Scared of rear wheel drive in the snow? Shouldn't be.

  • Posted by a hidden member.
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    Feb 06, 2014 12:06 AM GMT
    And we've sure had enough snow this year ... such as last night. Had a big wet snow come in at about 8:00 pm last night. We had about 9 inches in certain areas around here by about 2:00 am, but it varied widely. We had about 8 1/2 to 9" here.

    I can't resist virgin snow with no tire tracks and the city would have it cleared by this morning so I took a little drive. I couldn't move in this stuff last year with summer compound RE-11s so in November of this year I went with a set of Bridgestone Blizzaks on all fours.

    It made a monster difference as can be seen. It was worse yet because it was a warm wet snow plus at the time of the video it had turned into an ice storm.

    The trick in this stuff is to start in 3rd gear and turn all the electronic nannies off .... that means stability system and traction control. I'd turn the ABS off if I could, but that can't be turned off.


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    Feb 06, 2014 2:38 AM GMT
    You ever need to put sandbags in your trunk? Or do you under inflate your tires a little?




    Also, wheeeeeeeeeeee..



    JPhjs0E.gif
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    Feb 06, 2014 3:51 AM GMT
    That gif was almost me one winter. I was driving back to the SF bay area from Reno in December. It was freezing cold and a light rain was falling as I was going through Tahoe or Truckee. I saw two cars over to the side that had had a fender bender and tapped the brakes to slow down and they started shuddering; it was the ABS or whatever it is that causes them to pulse. The rain was freezing on the freeway. At that point I let my foot off the gas and slowed down a lot. Scared the crap out of me when I realized I was driving 65 on sheet ice.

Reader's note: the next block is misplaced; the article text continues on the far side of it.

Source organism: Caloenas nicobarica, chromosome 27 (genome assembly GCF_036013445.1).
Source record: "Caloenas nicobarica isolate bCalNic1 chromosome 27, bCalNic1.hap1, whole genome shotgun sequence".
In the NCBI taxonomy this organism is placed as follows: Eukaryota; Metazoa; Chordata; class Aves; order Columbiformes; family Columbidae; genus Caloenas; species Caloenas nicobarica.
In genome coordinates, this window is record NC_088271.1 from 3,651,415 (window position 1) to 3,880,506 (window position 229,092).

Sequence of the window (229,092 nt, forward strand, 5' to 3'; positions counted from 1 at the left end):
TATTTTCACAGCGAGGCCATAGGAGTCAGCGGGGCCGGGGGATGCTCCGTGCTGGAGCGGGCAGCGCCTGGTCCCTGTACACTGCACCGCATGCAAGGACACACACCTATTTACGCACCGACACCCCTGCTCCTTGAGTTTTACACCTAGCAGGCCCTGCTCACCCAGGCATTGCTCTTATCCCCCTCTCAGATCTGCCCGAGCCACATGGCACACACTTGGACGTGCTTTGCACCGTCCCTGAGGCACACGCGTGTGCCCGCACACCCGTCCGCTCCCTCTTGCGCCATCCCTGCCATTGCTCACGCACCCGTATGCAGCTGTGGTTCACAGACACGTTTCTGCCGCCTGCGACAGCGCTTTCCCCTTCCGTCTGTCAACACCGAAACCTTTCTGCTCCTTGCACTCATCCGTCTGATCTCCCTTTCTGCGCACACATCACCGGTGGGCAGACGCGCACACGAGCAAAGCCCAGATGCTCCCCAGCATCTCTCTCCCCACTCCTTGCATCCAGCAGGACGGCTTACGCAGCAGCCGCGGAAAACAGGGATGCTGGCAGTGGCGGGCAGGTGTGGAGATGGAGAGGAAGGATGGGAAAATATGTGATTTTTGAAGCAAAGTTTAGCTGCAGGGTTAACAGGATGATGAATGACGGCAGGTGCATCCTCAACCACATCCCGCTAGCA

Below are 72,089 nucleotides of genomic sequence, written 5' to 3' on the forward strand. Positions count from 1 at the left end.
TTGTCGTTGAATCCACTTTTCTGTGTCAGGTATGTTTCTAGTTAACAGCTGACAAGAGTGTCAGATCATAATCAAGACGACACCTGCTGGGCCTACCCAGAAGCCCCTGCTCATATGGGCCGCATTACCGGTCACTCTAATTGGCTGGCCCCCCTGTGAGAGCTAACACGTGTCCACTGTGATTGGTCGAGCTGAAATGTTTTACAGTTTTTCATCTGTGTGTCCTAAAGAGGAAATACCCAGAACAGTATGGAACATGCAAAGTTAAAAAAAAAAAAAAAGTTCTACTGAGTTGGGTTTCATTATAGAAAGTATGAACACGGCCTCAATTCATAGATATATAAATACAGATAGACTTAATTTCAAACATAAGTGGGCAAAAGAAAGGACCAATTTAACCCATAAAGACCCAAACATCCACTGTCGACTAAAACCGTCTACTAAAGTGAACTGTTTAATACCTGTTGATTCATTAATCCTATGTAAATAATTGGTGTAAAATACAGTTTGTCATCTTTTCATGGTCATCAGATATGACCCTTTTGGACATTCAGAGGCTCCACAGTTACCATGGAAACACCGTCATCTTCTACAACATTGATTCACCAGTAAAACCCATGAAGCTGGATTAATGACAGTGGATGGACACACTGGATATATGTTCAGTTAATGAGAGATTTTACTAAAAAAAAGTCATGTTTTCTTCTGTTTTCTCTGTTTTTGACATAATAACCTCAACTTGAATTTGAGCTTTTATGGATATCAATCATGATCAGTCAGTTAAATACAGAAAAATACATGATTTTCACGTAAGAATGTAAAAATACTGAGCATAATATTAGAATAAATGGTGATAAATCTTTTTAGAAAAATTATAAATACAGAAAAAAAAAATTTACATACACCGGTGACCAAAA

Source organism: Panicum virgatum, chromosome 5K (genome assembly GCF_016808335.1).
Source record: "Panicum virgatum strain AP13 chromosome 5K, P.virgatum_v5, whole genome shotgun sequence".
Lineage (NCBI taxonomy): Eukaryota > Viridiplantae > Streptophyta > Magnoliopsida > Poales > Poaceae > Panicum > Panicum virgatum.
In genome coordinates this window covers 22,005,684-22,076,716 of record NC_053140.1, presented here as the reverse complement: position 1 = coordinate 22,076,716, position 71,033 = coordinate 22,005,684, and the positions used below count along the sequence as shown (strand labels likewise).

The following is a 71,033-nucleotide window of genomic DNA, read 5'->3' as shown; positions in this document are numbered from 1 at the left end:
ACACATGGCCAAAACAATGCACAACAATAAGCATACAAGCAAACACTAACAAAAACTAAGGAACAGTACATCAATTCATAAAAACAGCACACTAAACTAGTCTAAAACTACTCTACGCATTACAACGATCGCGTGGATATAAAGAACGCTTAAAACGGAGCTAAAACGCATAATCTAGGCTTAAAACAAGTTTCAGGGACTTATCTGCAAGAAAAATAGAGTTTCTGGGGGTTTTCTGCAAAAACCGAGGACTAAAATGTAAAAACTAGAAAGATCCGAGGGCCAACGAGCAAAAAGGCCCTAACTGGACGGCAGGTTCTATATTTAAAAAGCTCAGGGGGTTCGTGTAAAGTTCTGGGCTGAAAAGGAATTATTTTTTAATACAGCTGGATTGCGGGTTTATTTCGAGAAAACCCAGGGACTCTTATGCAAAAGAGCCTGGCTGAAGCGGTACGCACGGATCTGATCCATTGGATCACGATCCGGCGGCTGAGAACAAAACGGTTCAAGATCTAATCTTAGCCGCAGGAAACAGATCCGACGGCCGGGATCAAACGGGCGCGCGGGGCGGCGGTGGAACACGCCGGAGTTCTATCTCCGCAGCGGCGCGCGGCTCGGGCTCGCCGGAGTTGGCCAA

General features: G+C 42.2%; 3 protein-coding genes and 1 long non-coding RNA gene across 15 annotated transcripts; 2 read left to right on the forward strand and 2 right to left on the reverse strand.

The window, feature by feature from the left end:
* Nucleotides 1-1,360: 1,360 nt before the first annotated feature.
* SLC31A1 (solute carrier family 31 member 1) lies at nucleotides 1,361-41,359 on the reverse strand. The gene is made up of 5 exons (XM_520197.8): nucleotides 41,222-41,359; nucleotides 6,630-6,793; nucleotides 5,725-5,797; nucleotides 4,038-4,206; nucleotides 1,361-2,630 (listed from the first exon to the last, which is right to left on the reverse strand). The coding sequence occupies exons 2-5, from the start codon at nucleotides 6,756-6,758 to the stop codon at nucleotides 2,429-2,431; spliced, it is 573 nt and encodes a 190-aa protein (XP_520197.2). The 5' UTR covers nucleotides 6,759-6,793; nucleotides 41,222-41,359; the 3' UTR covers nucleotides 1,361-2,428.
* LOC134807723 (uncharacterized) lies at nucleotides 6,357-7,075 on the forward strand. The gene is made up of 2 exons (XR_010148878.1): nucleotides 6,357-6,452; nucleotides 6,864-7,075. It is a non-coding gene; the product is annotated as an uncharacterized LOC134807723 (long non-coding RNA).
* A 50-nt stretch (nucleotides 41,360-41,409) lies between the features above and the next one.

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    Feb 06, 2014 4:27 AM GMT
    Lumpyoatmeal saidThat gif was almost me one winter. I was driving back to the SF bay area from Reno in December. It was freezing cold and a light rain was falling as I was going through Tahoe or Truckee. I saw two cars over to the side that had had a fender bender and tapped the brakes to slow down and they started shuddering; it was the ABS or whatever it is that causes them to pulse. The rain was freezing on the freeway. At that point I let my foot off the gas and slowed down a lot. Scared the crap out of me when I realized I was driving 65 on sheet ice.

    65MPH? Wow. Scary stuff. So glad to be in California. icon_cool.gif
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    Feb 06, 2014 5:51 AM GMT
    I used to have a couple of big steel blast-furnace doors that I'd put in the back of my old chevy in the winter. Well... actually still have the doors, but don't have the chevy. And of course, tire chains.